Merri Creek Management Committee

What is the difference between Restoration and Rehabilitation?Most of MCMC's on ground work is rehabilitating degraded sites. But what is rehabilitation? Does it differ from revegetation or restoration? Merle & Merri can help you understand these terms.

GSM nice brightenedDuring Merri Creek Management Committee’s surveys of Golden Sun Moth in summer 2016/17 we learnt three important things:

  • Golden Sun Moths (GSMs) don’t mind how much it rains, as long as the grass is kept short.
  • Small reserves make it hard for Golden Sun Moths to avoid predators.
  • Golden Sun Moths live on the Great Dividing Range.

P1200394smReservoir's endangered Matted Flax-lilies (Dianella amoena) received a boost through a $20,000 Melbourne Water Community Grant awarded to Merri Creek Management Committee. The 2017 project 'Blue Banded Bees Bridging Brex, Broadhurst and BT Connor' saw three Merri Creek sites in Reservoir planted with dense patches of flowering understorey plants to attract the Flax-lilies' primary pollinator, the Blue Banded Bee. Additional Flax-lilies were planted to augment small isolated populations and to create new pollination 'stepping stone' patches.

See MCMC's 2015-16 Flora and Fauna Report for a summary of what has been seen along Merri Creek from October 2015 to September 2016.

WildPollinationCountThe Friends of Merri Creek and MCMC held our first Wild Pollinator Count on 13 November, funded by donors to the Help the Blue-banded Bee campaign and the Victorian Government.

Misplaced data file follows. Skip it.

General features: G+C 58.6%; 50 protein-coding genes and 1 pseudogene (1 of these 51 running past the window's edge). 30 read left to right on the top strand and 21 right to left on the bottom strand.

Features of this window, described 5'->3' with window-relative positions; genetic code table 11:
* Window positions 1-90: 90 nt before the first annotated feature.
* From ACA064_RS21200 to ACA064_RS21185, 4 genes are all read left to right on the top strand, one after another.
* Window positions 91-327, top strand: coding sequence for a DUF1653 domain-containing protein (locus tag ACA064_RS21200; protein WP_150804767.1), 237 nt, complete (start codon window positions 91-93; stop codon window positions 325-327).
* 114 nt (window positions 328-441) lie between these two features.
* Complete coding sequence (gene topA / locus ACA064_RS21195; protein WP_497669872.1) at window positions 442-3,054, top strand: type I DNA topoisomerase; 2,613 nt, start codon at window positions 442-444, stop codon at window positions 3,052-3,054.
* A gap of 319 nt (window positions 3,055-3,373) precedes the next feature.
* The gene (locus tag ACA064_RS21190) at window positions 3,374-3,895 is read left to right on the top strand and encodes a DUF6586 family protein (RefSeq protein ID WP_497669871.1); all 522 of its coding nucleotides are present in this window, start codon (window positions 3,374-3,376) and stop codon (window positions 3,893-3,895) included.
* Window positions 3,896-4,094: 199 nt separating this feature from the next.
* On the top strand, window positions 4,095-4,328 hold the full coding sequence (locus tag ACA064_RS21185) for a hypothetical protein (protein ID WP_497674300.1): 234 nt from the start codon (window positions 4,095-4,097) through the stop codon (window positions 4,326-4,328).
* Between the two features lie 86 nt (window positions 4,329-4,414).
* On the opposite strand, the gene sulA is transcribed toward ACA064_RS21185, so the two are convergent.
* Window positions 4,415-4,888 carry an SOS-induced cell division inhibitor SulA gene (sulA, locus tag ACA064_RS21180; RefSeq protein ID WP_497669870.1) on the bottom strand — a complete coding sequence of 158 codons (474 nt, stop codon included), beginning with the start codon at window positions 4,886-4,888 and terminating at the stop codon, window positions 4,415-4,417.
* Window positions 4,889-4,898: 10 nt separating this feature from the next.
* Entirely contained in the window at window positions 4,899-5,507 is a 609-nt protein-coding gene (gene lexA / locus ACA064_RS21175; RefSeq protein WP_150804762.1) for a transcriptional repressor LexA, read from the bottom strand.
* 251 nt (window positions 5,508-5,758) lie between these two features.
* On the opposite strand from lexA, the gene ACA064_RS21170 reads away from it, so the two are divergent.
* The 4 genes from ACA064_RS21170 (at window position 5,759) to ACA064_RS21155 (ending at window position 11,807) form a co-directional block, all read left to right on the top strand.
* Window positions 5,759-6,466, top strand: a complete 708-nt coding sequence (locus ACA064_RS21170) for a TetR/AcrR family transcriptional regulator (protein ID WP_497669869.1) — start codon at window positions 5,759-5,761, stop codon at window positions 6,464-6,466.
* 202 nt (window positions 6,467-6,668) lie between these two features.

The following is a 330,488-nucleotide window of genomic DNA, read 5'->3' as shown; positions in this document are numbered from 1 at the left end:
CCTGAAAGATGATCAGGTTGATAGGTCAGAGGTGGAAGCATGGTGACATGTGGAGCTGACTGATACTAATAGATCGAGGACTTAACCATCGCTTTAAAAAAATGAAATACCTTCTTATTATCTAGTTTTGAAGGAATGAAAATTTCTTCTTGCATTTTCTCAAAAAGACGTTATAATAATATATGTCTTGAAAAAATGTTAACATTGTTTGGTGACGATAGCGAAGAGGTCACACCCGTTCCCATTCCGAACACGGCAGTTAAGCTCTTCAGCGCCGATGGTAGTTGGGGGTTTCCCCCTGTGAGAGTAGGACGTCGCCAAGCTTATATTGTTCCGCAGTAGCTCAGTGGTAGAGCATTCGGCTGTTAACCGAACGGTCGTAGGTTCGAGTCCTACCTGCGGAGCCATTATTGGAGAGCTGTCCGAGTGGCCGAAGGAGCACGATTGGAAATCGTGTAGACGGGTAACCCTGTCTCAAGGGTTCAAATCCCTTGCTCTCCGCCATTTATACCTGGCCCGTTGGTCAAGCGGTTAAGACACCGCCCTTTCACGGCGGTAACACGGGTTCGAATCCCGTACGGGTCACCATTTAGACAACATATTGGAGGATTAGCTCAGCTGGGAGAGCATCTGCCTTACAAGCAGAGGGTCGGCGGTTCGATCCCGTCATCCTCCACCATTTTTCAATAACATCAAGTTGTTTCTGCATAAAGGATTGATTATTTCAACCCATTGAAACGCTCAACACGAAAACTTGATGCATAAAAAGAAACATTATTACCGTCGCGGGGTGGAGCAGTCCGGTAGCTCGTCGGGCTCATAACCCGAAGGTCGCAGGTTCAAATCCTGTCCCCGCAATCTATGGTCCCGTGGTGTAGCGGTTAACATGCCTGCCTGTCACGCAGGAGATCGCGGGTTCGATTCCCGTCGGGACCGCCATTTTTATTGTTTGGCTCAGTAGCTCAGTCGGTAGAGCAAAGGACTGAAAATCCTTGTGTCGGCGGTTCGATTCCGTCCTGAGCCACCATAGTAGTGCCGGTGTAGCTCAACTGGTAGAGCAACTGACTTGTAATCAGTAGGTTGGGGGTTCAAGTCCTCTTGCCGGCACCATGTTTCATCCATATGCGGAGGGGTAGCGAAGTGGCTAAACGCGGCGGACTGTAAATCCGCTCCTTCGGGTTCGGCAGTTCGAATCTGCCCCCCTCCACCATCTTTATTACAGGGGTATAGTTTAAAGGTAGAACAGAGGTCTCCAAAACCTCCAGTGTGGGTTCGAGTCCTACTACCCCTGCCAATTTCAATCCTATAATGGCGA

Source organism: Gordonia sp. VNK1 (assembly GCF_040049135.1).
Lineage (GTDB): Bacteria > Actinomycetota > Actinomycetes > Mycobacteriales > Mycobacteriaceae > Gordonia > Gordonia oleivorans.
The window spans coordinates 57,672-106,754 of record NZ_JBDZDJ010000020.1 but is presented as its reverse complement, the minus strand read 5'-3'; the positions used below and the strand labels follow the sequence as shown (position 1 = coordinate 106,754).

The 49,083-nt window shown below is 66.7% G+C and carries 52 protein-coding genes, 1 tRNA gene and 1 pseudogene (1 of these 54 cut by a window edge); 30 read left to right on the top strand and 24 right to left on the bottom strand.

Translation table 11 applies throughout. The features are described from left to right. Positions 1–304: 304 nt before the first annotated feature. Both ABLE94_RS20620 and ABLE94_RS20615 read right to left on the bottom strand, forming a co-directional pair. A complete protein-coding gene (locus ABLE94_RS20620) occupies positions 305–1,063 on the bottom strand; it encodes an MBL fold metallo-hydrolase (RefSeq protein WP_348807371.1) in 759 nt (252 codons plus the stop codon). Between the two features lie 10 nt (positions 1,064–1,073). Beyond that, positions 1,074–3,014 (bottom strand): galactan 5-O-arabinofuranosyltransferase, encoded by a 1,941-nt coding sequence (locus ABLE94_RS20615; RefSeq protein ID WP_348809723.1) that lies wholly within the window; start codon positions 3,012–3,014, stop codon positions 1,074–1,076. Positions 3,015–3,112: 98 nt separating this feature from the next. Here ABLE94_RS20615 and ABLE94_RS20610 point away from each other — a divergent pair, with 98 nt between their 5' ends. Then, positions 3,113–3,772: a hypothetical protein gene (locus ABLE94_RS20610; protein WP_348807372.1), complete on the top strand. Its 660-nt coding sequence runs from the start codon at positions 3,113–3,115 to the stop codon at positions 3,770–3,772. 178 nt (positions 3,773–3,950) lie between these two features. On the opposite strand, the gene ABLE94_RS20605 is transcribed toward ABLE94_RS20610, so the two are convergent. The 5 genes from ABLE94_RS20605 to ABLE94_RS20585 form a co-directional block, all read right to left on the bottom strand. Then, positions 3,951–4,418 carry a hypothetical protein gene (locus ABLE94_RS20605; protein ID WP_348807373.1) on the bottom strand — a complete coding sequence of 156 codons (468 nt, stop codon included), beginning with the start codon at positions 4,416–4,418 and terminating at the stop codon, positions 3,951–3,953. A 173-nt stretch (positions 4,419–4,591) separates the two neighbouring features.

MCMC’s Brian Bainbridge pointed out the planting sites in 2017 around Bababi Djinanang in Fawkner, placed a ‘bee hotel’ in the grassland and explained how to do a pollinator count. Participants can now submit their own data to the National Pollinator Count which aims to understand more about the thousands of native pollinator species.
The project’s ‘Blue Banded Bee Band’ gig, supported by high profile local musicians, attracted lots of interest and an article in The GuardianRead more.

Yellow Ochre butterflyIn November 2016 MCMC’s Ecological Restoration Planner, Brian Bainbridge, discovered a butterfly only known from a handful of sites in Victoria! The Yellow Ochre Butterfly Trapezites lutea, sometimes called the Rare White-spot Skipper, doesn’t travel far and is probably breeding on Wattle-mat Rush, Lomandra filiformis. It was seen at Heathcote Junction while MCMC staff were re-establishing native grasses after disturbance from a pipeline project. This is 20 kilometres from the nearest record for the Yellow Ochre Butterfly in Broadford. Read more.

Merri Events Calendar